Speech-Language Pathologist Case Study

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In the scope of a speech-language pathologist’s practice, one may encounter a variety of people and populations, with a variety of abilities and disabilities, and with a variable amount of resources. For some clients and families, resources may be limited, therefore making it difficult to make ends meet when services are not covered by insurance. ASHA states that misrepresentation is, “Any statement by words or other conduct that, under the circumstances, amounts to an assertion that is false or erroneous (i.e., not in accordance with the facts); any statement made with conscious ignorance or a reckless disregard for the truth,” (Code of Ethics). As an SLP, there may be instances where misrepresentation may seem like a solution in order to benefit the client and/or the client’s family. Take this scenario for example. A child comes into an outpatient clinic for a diagnostic exam. The parents’ primary concern is that they have noticed their child is starting to stutter. The child is four years old, and is currently enrolled in preschool for…show more content…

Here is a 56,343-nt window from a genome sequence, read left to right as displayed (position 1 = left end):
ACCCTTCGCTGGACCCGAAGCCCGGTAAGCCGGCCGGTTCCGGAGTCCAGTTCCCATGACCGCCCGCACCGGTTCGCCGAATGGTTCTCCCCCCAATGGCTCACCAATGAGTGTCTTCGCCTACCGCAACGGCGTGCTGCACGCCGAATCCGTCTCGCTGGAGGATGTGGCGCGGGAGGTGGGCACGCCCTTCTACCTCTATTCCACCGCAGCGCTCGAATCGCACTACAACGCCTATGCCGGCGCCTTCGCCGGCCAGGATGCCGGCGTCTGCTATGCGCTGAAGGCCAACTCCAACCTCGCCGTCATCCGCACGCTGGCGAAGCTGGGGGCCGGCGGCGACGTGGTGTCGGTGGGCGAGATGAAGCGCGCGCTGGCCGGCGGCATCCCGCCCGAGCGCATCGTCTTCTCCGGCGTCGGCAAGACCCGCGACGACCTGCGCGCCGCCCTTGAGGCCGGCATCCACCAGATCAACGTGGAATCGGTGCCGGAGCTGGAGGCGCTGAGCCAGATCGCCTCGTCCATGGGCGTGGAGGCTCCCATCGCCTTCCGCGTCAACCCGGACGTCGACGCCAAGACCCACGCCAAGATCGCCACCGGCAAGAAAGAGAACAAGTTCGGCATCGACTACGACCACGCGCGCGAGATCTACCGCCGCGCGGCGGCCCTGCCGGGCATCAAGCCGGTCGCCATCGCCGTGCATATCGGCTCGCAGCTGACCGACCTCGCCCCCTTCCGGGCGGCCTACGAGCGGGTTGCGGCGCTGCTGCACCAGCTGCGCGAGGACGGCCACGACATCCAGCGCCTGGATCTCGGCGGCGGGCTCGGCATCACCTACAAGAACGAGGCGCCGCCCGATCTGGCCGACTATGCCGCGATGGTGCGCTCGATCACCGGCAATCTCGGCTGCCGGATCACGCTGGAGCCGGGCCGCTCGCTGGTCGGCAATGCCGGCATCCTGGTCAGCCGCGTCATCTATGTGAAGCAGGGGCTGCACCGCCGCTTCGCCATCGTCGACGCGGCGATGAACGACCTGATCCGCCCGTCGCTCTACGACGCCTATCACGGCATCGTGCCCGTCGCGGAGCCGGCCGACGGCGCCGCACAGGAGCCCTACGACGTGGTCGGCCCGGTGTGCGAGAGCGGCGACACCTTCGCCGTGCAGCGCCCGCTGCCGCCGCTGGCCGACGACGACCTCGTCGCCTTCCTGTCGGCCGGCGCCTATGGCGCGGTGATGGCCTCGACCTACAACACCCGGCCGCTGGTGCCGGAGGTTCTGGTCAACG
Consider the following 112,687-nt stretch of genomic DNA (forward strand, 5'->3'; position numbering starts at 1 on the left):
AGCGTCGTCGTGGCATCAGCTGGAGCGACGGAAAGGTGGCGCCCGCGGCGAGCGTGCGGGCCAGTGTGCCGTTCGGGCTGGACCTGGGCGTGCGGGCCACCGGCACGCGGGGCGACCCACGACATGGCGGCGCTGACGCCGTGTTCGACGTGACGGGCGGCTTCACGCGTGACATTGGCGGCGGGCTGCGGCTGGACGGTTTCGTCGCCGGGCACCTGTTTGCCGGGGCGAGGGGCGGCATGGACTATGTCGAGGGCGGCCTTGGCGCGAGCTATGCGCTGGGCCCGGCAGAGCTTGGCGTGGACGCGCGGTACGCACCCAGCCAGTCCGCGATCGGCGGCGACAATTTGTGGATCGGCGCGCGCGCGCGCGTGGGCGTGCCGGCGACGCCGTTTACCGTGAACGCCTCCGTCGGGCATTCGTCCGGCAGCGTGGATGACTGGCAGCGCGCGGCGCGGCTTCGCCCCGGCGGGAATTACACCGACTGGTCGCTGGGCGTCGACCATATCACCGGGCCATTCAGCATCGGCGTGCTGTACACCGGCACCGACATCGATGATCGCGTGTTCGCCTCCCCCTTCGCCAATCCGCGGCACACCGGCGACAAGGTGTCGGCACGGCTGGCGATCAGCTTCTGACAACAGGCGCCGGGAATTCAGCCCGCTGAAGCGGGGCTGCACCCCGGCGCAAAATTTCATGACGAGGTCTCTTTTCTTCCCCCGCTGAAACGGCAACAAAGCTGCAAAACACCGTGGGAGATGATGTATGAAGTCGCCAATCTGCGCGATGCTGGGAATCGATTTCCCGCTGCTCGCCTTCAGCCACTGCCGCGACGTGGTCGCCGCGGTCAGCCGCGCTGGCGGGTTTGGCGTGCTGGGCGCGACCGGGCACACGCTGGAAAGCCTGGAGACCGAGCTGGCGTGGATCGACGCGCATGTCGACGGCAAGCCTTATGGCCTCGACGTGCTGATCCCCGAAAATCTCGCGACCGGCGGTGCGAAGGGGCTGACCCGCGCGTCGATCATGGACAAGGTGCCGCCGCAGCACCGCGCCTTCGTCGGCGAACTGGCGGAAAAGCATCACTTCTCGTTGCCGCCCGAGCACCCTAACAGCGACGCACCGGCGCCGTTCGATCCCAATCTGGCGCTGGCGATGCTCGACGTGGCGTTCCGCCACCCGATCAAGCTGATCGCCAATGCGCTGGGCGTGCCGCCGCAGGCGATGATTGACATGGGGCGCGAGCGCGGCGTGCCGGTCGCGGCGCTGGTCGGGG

If the clinician had that information, she could compare and contrast her results with the school SLP in order to paint a better picture of the child’s abilities. If the school SLP had not seen the child yet, the clinician could encourage the parents to contact the school SLP to their opinion. The clinician could also refer the family to a clinic that provides services at a lower cost, such as a teaching or university clinic. The clinician could have also provided the family with the option to sit on it for a couple months, and not search for services. Their child may spontaneously recover and stop stuttering, on the flipside their child may still be on the lower end or dip to one standard deviation below normal limits for articulation and/or language. Thus, this may allow coverage for services to be
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